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Precision medicine identifies a pathogenic variant of the ITGA2B gene responsible for Glanzmann's thrombasthenia in a cat.
- Author(s): Li, Ronald HL;
- Ontiveros, Eric;
- Nguyen, Nghi;
- Stern, Joshua A;
- Lee, Elizabeth;
- Hardy, Brian T;
- 99 Lives Cat Genome Consortium
- et al.
Published Web Locationhttps://doi.org/10.1111/jvim.15886
BackgroundA nonpedigreed male cat presented with epistaxis, severe bladder hemorrhage, and secondary urethral obstruction after cystocentesis.
ObjectivesTo characterize the phenotype of a cat with bleeding diathesis and use a precision medicine approach to identify the molecular genetic defect by whole genome sequencing.
MethodsAdenosine diphosphate (ADP) and arachidonic acid (AA)-induced whole blood platelet aggregometry was performed in the affected cat and a healthy cat. Platelet activation, measured by P-selectin expression, and surface integrin subunit β3 expression were evaluated by flow cytometry in the affected cat and healthy control. Total integrin subunit αIIb expression was assessed by western blot. Whole genome sequencing at 30× coverage was used to identify genetic variants that segregated in the affected cat compared to 194 cats from the 99 Lives Sequencing Consortium.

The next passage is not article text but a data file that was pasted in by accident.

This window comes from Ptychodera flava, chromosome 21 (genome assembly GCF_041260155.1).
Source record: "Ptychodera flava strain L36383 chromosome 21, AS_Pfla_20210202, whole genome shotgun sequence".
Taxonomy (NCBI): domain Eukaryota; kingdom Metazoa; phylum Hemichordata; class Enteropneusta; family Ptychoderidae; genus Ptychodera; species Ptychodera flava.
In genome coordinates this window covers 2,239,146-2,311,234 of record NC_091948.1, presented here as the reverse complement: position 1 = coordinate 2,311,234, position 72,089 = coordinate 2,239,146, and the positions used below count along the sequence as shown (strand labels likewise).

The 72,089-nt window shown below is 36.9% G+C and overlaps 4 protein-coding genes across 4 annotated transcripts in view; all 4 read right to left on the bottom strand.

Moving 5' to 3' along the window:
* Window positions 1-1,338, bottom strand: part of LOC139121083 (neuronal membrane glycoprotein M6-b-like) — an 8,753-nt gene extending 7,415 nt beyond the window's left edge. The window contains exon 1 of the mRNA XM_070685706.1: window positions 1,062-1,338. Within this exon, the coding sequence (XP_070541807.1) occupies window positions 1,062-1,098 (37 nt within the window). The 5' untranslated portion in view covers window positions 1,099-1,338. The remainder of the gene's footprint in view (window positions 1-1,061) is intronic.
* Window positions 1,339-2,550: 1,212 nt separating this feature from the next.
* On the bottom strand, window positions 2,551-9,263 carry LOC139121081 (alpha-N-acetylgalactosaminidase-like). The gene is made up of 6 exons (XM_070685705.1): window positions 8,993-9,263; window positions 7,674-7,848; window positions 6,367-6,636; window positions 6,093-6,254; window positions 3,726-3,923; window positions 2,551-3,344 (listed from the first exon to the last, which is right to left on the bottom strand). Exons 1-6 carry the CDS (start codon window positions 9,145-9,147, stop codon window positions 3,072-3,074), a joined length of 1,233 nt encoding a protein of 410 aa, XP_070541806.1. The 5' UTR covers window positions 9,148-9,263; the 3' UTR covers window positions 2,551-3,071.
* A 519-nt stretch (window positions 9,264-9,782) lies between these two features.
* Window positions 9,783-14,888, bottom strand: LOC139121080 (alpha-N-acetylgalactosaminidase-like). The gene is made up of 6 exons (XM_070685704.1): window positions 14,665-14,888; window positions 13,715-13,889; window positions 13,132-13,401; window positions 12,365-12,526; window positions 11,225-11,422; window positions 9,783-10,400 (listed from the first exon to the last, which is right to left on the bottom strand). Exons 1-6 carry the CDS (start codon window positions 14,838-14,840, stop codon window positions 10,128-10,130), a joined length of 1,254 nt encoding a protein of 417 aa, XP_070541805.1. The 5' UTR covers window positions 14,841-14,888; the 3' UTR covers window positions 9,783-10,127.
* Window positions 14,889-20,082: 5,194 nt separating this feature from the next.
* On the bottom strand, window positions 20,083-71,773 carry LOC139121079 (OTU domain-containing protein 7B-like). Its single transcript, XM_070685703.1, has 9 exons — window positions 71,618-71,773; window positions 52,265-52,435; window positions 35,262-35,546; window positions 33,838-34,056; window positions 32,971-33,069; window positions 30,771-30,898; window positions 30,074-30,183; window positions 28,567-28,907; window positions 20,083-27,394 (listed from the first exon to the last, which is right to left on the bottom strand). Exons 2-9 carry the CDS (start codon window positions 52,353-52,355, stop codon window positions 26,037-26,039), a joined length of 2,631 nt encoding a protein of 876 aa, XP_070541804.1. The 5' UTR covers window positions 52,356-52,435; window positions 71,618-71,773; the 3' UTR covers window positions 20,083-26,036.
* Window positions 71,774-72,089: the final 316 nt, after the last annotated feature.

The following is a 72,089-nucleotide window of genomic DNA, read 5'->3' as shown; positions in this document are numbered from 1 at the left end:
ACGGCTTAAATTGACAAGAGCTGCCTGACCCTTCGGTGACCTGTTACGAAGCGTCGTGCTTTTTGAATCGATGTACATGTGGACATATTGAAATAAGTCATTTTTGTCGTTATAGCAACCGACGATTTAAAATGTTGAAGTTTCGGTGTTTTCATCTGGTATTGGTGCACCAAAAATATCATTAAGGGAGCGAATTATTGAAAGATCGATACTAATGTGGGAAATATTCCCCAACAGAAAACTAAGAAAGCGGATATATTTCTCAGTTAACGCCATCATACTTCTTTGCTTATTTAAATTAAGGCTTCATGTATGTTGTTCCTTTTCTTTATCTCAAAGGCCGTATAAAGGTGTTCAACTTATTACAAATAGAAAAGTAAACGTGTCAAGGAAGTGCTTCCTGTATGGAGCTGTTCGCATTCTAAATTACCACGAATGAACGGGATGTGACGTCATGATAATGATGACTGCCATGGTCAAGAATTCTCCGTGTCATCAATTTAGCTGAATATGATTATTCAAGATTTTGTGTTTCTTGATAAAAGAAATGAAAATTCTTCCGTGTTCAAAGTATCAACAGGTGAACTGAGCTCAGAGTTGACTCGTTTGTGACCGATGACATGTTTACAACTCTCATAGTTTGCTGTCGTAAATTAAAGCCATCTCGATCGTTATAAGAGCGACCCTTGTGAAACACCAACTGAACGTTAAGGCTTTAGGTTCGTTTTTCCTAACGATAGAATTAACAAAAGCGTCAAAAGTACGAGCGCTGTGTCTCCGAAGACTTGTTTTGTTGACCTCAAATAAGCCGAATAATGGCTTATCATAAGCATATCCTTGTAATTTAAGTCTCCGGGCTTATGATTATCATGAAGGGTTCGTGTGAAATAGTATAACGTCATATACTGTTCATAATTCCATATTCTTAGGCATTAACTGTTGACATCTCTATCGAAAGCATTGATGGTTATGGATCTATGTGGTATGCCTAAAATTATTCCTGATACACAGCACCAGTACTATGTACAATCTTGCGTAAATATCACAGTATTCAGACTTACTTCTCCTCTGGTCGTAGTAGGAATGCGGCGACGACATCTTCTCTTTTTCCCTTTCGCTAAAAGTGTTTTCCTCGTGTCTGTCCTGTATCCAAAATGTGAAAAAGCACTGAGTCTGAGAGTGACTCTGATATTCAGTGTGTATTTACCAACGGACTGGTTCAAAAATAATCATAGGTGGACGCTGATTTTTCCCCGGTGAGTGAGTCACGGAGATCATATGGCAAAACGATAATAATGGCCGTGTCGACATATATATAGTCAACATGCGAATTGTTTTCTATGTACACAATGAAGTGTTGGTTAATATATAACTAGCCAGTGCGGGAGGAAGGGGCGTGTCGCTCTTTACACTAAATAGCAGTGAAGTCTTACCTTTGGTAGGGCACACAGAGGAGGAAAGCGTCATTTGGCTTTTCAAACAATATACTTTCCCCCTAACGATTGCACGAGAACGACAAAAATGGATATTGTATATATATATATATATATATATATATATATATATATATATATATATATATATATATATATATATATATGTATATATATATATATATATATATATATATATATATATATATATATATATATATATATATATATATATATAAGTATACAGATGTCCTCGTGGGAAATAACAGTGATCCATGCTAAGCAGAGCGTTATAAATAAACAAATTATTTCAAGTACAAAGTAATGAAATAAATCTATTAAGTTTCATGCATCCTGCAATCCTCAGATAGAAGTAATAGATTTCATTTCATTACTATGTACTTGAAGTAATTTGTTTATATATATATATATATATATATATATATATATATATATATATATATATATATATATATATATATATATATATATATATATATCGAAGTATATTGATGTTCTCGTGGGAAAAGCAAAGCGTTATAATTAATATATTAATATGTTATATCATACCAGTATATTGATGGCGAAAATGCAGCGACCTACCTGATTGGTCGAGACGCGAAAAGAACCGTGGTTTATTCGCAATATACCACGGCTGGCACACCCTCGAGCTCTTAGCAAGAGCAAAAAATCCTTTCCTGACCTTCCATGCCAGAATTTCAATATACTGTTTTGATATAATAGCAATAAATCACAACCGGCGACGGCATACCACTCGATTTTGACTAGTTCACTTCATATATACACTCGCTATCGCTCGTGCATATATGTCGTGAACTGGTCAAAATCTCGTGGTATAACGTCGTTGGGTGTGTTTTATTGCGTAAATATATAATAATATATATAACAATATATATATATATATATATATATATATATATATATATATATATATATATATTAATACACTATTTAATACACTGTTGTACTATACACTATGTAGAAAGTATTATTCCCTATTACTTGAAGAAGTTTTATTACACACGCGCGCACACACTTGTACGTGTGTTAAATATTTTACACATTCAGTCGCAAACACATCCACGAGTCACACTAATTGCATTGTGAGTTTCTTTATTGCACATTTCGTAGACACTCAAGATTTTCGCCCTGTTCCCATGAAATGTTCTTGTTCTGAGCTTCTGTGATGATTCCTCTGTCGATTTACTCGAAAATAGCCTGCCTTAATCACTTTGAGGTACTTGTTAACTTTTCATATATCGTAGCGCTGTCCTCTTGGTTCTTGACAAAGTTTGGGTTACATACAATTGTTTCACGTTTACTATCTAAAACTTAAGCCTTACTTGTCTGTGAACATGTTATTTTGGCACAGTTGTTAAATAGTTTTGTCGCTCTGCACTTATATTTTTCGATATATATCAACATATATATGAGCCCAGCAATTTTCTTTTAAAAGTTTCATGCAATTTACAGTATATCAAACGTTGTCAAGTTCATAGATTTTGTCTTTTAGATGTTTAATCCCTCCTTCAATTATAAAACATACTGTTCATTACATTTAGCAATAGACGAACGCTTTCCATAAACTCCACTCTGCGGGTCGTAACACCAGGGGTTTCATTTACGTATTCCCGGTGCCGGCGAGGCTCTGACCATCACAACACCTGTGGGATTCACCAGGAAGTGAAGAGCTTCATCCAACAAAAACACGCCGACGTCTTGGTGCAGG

ResultsPlatelet aggregometry identified significant impairment in platelet aggregation in response to ADP and AA compared to the control cat. Targeted protein expression analyses by flow cytometry and immunoblot analysis determined that the surface expression and total expression of the integrin, αIIbβ3, was absent. Whole genome sequencing identified a homozygous c.1986delC frameshift variant in the integrin subunit αIIb (ITGA2B) gene that was not detected in the control population. The p.Pro662fs (ITGA2B P662X) variant terminates translation of the protein at the extracellular domain of the integrin prematurely, which is predicted to affect expression of the β3 unit.
Conclusions and clinical importanceThis novel ITGA2B variant and the associated phenotype closely resemble Glanzmann's thrombasthenia, which has never been reported in cats.
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